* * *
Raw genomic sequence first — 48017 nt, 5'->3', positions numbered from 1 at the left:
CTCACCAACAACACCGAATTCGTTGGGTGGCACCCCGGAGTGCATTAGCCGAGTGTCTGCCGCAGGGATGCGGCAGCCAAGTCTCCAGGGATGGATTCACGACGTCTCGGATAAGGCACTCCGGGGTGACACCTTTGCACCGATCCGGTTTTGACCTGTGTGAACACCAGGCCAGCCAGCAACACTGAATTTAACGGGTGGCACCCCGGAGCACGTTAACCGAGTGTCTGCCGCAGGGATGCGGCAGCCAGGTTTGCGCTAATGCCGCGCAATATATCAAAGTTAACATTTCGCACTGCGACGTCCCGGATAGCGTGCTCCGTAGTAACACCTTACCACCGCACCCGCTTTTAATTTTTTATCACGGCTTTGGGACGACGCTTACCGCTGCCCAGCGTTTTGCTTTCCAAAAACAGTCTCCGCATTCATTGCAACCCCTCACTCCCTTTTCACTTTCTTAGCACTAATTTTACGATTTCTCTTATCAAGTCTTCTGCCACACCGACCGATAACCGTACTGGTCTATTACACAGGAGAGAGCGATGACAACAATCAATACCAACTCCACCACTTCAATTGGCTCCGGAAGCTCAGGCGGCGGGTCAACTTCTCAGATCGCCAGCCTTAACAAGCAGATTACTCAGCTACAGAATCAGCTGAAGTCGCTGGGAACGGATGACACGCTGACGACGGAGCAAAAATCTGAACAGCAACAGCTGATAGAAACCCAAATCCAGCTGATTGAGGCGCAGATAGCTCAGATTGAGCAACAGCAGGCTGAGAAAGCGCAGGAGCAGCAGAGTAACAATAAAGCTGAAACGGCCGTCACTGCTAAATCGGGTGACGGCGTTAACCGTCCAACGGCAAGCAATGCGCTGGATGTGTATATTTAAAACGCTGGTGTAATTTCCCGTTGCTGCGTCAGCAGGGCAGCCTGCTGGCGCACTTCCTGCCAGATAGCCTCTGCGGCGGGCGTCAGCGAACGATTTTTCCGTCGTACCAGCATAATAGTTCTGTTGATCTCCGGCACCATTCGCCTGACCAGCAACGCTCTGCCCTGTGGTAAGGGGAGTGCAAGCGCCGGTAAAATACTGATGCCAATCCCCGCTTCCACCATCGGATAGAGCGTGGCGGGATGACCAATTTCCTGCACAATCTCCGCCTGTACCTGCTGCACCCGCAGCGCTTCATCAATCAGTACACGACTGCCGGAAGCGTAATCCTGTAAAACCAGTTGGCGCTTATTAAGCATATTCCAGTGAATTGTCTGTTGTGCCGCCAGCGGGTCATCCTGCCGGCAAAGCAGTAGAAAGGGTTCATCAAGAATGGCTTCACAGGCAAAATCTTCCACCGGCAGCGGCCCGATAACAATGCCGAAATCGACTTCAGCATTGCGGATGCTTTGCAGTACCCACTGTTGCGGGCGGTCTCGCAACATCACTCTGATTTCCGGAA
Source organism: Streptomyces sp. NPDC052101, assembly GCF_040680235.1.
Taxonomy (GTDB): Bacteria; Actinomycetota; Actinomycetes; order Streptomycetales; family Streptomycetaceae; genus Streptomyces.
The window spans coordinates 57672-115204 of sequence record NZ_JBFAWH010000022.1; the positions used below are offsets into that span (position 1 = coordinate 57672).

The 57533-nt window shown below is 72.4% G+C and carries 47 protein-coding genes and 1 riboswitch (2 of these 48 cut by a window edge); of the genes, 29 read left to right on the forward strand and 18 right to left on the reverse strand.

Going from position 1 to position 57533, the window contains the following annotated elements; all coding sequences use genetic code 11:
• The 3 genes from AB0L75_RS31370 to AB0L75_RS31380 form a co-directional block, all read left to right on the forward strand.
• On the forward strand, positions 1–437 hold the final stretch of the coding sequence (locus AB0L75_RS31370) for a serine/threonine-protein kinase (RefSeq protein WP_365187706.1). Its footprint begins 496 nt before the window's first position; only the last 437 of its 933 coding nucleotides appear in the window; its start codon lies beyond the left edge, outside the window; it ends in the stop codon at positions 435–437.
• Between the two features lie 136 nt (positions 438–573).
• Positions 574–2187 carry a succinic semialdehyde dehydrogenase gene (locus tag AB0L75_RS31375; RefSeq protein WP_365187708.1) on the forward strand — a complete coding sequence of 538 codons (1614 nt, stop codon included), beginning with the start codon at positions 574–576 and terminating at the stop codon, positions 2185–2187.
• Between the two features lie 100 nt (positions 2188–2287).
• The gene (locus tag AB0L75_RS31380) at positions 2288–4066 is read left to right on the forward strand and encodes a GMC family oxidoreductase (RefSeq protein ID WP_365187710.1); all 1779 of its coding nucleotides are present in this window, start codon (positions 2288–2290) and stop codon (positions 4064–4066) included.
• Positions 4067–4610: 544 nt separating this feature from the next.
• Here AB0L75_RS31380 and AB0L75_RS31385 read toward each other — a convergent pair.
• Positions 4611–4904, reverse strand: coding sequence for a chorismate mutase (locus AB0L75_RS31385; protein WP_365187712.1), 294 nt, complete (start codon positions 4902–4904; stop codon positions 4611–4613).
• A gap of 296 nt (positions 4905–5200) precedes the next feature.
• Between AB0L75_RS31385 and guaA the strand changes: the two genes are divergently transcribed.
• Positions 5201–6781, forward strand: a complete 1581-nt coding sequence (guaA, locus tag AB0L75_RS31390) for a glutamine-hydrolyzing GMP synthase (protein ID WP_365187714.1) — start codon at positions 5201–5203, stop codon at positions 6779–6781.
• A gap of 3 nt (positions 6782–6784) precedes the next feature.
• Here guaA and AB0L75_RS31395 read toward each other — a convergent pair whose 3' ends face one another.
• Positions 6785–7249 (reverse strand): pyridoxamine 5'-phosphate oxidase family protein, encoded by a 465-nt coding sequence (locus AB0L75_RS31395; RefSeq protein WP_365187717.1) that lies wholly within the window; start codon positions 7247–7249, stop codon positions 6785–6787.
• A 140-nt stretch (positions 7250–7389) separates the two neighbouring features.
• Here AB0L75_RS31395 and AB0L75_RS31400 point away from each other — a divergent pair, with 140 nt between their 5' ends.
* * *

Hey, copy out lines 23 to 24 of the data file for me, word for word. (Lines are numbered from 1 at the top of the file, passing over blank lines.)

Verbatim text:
• A 140-nt stretch (positions 7250–7389) separates the two neighbouring features.
• Here AB0L75_RS31395 and AB0L75_RS31400 point away from each other — a divergent pair, with 140 nt between their 5' ends.